Jupyter Notebooks

CoCalc offers several options for hosting running Jupyter Notebooks online.

What’s a Jupyter Notebook?

A Jupyter notebook is a specific filetype with the ending .ipynb, which records an interactive session with a Kernel. It made up of cells, which can either store one or more lines of code or formatted text. When you run a cell – which evaluates the piece of code in the cell via the active kernel session – you can see its output after the calculation is done. This combination of communicating back and forth with a kernel and adding descriptive text makes this form of document very attractive.

There are many Kernels available, which allow you to choose the programming language and environment you want to work. A uite popular choice is Python3, but there are also SageMath and others. Our page on Jupyter Kernel Selection shows how to set the kernel.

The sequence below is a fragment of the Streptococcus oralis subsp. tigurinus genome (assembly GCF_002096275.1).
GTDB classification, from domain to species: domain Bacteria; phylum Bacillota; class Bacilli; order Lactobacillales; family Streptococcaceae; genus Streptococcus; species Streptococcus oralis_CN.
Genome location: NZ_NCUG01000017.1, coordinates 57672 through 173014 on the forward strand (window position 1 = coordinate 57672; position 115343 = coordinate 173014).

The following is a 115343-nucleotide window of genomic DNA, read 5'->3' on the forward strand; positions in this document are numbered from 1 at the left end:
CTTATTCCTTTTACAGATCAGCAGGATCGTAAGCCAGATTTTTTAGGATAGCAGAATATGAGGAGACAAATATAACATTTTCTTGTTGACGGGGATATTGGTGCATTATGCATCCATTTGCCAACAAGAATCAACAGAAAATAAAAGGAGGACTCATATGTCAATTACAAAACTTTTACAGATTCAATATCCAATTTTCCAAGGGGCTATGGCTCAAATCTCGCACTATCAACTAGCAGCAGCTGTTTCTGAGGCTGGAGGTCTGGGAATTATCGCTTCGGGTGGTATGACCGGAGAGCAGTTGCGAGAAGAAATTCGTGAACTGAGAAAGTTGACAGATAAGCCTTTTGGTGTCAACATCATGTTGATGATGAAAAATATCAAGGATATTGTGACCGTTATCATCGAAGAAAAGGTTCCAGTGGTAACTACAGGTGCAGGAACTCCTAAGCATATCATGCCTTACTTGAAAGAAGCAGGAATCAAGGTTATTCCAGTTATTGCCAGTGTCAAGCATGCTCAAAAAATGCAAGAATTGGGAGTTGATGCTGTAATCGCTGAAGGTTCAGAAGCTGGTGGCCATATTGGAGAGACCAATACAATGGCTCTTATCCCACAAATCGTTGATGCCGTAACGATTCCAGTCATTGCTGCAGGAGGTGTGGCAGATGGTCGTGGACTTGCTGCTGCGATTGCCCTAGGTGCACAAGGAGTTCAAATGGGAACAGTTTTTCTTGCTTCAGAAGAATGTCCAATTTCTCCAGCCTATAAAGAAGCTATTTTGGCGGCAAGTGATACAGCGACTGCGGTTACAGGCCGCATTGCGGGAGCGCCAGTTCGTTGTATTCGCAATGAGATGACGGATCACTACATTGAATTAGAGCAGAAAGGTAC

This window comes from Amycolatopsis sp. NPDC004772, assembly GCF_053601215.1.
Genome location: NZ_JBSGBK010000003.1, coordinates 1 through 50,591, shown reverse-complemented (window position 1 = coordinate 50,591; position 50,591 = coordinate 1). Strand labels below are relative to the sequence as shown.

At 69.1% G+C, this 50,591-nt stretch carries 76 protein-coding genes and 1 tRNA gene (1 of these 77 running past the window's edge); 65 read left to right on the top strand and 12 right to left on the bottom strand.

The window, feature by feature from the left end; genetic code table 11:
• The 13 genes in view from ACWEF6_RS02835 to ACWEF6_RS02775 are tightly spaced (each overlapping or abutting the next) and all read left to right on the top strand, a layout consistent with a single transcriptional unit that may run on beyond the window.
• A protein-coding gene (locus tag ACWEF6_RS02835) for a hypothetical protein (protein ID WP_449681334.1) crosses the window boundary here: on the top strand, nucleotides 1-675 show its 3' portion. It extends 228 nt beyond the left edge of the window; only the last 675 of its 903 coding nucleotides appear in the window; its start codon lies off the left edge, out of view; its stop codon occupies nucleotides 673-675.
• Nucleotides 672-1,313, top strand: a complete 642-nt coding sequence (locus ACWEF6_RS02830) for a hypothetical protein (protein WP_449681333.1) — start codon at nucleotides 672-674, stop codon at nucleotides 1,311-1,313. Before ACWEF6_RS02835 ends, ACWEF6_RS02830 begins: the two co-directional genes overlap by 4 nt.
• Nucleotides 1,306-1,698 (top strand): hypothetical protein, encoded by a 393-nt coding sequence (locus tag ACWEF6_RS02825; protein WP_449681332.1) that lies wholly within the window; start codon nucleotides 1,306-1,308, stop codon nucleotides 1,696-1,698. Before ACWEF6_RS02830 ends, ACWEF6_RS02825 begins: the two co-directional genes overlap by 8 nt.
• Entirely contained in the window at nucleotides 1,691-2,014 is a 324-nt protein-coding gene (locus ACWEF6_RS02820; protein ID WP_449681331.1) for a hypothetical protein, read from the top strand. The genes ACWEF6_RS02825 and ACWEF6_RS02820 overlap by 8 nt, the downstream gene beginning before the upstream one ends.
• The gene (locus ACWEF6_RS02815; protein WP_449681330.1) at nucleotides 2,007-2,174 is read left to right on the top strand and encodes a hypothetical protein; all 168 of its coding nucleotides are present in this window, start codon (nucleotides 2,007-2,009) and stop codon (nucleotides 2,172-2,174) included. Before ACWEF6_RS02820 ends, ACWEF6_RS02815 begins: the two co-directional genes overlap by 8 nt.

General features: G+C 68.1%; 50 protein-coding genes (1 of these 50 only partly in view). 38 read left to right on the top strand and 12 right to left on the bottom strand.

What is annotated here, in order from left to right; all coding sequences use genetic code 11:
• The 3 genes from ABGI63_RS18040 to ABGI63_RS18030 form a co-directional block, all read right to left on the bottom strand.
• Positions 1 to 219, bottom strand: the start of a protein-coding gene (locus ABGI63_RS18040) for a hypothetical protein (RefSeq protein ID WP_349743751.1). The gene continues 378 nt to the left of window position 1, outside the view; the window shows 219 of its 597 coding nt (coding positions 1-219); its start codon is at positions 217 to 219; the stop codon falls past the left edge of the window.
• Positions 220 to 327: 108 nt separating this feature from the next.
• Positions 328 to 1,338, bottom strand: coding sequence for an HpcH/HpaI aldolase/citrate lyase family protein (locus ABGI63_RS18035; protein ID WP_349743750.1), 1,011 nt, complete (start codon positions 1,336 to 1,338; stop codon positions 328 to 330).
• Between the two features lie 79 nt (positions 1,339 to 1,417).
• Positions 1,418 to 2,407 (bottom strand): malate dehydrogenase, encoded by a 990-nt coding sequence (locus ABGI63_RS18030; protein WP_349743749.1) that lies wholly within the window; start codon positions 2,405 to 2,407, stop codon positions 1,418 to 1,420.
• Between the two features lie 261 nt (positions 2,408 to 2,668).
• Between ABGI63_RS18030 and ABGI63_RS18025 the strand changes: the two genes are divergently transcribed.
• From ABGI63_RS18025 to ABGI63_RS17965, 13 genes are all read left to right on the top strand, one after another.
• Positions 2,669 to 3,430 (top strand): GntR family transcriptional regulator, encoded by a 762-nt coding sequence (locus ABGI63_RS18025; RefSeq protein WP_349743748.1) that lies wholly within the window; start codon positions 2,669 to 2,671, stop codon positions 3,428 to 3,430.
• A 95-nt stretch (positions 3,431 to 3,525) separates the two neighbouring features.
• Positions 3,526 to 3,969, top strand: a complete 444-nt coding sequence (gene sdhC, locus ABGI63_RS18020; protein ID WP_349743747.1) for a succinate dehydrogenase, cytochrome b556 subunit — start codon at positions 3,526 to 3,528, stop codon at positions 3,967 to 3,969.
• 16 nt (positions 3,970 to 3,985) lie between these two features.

Make sure and double-check that you’re working with a suitable kernel for your calculations!

CoCalc Jupyter Notebook Basic Features

By default, a Jupyter notebook on CoCalc has all CoCalc’s core features, including real-time collaboration, side chat, and TimeTravel. Read more in our blogpost. The basic user interface looks like the following:


Above the main area is a menu bar and a button row:

  • The menu bar contains all commands, and in particular the Kernel menu is for changing it if necessary.